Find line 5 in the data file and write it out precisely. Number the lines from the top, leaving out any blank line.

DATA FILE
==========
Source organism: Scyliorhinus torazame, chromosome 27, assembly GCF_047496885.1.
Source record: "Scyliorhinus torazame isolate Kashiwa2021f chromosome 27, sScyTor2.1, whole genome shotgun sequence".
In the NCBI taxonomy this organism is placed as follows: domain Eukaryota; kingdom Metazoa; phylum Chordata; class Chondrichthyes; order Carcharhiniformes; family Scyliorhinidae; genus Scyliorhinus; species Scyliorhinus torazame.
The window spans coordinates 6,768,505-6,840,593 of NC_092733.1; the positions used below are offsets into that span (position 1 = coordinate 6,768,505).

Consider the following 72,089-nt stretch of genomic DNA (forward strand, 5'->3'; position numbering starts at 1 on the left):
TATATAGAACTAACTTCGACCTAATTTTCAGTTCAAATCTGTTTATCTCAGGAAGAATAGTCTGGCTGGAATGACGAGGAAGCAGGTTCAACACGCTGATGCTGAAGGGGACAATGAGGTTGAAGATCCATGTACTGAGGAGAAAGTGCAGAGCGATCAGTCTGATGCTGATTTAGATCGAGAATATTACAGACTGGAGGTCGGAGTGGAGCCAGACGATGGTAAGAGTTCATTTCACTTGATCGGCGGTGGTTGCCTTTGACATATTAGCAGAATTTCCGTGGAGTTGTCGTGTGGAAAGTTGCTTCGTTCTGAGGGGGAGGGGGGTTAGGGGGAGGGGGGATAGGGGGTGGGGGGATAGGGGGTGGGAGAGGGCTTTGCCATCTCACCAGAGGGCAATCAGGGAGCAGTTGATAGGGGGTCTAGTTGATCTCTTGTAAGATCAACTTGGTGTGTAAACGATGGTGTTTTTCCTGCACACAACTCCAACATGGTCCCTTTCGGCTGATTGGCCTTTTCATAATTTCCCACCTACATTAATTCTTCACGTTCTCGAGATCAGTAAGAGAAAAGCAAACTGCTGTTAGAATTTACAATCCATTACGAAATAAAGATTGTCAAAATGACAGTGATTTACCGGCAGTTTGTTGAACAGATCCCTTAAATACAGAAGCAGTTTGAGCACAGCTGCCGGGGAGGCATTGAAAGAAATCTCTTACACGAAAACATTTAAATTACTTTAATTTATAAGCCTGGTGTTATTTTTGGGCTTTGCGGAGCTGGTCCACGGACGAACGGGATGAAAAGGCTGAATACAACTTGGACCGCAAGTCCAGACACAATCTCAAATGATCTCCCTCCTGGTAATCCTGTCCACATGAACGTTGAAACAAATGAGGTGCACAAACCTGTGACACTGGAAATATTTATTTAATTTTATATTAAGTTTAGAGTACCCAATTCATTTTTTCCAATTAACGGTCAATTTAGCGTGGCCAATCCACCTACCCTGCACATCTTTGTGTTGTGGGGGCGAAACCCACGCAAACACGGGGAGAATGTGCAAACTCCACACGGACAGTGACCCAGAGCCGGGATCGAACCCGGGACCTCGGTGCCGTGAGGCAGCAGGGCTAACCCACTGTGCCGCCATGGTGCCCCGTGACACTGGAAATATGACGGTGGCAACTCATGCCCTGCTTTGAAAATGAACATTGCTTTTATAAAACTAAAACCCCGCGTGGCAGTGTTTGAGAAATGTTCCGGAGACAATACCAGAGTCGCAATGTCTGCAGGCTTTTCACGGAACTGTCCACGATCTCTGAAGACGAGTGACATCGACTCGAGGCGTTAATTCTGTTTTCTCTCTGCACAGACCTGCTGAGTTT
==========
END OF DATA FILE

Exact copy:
Consider the following 72,089-nt stretch of genomic DNA (forward strand, 5'->3'; position numbering starts at 1 on the left):